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Project Teaches Undergrads to Reconstruct Ancient Family Histories

Student swabbing inside of his cheek to collect a sample of his DNA at the New York City Student Ancestry Project's kickoff event held February 3 at the American Museum of Natural History. ©AMNH/D. Finnin

200 students from CCNY and seven other schools provide DNA samples for initiative directed by biology professor Michael Hickerson

Approximately 200 student volunteers from The City College of New York and seven other New York area colleges are participating in The New York City Student Ancestry Project. The project kicked off Monday, February 3, at an event at theAmerican Museum of Natural History (AMNH), where the students provided DNA cheek swabs for National Geographic’sGenographic Project.

The project’s goals are two-fold, explained project director, Dr. Michael Hickerson, CCNY assistant professor of biology. Students will learn in the classroom how to analyze the data from their own genome to reconstruct their ancient family histories and become bioinformatically literate. Additionally, the project will provide a model for public understanding of complex population genetic inference. The project is the public outreach component of a NSF CAREER grant to Professor Hickerson awarded in 2013.

“There is great potential for misunderstanding and misuse of personal genomics as they become more popular and controversial,” he said. “As interpretations of complex pop genetic data transition from the world of research and academia to the purview of the mainstream through low-cost genomics and public databases, public programs such as this are critical.”

Professor Hickerson will reconvene the student volunteers for a follow-up program April 23 at AMNH at which a panel of prominent population geneticists will summarize the results and discuss the merits and limitations. This will be followed by a public event featuring a conversation among scientists and scholars, including Henry Louis Gates Jr.Dorothy Roberts and Spencer Wells.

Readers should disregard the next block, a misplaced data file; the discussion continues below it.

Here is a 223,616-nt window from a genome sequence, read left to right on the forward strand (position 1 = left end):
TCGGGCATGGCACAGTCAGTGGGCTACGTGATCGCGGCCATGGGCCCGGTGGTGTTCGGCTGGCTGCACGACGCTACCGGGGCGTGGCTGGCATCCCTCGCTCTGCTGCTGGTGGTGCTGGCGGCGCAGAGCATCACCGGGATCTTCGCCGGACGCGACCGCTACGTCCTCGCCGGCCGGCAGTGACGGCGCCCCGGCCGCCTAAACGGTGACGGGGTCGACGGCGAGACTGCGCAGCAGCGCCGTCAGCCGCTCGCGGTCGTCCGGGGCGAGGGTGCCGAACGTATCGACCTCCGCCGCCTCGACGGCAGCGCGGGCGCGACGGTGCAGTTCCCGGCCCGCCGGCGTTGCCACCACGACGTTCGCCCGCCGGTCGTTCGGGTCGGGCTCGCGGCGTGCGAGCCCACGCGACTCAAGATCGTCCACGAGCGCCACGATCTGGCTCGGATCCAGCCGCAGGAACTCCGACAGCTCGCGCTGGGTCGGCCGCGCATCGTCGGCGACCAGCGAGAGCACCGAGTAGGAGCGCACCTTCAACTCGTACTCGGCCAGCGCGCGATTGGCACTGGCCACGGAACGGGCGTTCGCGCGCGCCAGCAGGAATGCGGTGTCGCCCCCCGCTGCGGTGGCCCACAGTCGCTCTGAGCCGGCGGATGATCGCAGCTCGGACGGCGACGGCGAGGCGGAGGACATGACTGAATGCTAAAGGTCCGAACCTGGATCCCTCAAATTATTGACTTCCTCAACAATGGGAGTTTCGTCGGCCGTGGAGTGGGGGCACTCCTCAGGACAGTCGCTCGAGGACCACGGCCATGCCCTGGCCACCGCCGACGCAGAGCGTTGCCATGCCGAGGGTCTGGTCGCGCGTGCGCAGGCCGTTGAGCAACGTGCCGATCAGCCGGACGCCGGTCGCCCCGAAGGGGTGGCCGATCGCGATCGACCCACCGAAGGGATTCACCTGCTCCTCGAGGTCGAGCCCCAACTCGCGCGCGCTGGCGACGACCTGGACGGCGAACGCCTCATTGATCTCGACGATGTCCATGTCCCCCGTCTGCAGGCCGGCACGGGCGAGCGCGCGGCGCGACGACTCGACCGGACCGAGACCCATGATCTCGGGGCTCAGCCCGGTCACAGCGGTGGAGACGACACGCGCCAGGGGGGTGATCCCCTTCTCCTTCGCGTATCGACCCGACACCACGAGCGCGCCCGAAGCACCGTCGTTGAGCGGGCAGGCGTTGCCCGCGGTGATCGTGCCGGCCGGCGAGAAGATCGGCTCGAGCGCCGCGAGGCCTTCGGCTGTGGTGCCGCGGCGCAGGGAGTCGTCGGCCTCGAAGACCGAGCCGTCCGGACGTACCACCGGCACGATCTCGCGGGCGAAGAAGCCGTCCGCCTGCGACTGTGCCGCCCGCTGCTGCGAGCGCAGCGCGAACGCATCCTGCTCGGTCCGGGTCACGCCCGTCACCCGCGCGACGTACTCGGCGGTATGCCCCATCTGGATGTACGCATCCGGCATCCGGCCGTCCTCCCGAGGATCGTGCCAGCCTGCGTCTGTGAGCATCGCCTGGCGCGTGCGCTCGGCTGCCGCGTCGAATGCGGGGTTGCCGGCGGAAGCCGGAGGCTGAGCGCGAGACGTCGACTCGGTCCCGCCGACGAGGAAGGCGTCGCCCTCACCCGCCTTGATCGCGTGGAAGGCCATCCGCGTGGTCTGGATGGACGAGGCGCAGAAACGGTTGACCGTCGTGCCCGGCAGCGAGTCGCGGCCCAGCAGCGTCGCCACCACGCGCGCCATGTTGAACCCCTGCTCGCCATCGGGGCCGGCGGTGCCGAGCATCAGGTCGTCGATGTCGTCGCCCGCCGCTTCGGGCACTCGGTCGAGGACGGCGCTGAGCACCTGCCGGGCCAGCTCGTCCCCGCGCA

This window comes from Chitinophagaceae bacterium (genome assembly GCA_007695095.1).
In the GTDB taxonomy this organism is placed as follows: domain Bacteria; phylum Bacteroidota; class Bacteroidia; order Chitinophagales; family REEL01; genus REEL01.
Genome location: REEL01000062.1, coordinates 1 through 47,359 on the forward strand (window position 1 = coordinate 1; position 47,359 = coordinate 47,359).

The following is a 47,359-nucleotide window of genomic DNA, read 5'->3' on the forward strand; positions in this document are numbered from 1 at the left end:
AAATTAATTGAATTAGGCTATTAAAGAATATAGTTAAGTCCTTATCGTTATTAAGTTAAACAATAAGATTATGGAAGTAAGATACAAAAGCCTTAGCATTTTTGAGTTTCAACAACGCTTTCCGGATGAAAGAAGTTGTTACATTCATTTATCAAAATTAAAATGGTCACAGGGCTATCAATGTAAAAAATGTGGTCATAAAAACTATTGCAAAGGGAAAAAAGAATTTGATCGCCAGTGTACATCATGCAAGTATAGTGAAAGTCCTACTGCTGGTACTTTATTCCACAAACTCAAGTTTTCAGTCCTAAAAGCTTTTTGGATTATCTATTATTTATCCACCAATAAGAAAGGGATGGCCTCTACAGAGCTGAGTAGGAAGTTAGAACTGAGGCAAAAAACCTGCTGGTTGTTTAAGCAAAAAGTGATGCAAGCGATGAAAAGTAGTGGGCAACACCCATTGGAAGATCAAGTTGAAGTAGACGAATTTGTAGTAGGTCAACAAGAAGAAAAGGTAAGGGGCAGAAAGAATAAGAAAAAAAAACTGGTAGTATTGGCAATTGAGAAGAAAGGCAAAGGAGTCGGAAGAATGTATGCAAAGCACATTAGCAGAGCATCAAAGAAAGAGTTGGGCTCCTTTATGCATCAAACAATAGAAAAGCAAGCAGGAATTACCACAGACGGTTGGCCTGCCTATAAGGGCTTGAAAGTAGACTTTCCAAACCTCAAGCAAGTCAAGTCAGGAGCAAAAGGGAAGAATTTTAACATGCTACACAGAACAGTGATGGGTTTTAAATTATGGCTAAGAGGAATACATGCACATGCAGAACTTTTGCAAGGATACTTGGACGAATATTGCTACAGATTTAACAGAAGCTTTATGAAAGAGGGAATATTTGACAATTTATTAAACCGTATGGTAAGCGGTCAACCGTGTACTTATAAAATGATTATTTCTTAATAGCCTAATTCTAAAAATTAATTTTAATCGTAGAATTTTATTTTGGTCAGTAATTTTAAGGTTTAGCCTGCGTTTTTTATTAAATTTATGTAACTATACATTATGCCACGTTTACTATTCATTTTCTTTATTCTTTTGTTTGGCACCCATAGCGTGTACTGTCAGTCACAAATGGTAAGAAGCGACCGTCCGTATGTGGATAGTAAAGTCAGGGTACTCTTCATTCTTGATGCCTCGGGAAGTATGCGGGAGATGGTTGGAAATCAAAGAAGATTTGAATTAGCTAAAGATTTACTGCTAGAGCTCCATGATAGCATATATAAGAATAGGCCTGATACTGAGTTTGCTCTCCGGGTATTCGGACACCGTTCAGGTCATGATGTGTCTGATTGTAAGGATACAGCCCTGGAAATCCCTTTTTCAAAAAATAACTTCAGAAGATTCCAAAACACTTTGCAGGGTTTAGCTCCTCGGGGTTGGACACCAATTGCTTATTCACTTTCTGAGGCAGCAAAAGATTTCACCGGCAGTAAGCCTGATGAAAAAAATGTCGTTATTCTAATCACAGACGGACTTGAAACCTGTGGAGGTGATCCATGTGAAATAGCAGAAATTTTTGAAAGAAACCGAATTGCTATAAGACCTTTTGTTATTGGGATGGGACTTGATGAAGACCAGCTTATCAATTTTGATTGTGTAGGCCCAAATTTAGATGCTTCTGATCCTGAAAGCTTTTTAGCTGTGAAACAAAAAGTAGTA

The Student Ancestry Project is linked to Professor Hickerson’s NSF-supported research to develop computational models that use DNA evidence to reconstruct how communities of species have responded to climate change. His aim is to use thousands of genes from many species at once to test scenarios of how members of ecological communities can synchronously or idiosyncratically expand, contract, move and go extinct as climate change modifies the habitat.

Analyzing the samples obtained from the student volunteers will demonstrate how a relatively small sample of diverse students can reveal both recent and deep histories of the entire human species.

The Genographic Project is a multiyear global initiative that is gathering and analyzing the world’s largest collection of anthropological DNA samples in the hope it will capture an invaluable genetic snapshot of humanity. More than 600,000 people from 130 countries have participated in the project.

About The City College of New York
Since 1847, The City College of New York has provided low-cost, high-quality education for New Yorkers in a wide variety of disciplines. More than 16,000 students pursue undergraduate and graduate degrees in: the College of Liberal Arts and Sciences; the Bernard and Anne Spitzer School of Architecture; the School of Education; the Grove School of Engineering; the Sophie Davis School of Biomedical Education, and the Colin Powell School for Civic and Global Leadership. U.S. News, Princeton Review and Forbes all rank City College among the best colleges and universities in the United States.



Ellis Simon
p: 212.650.6460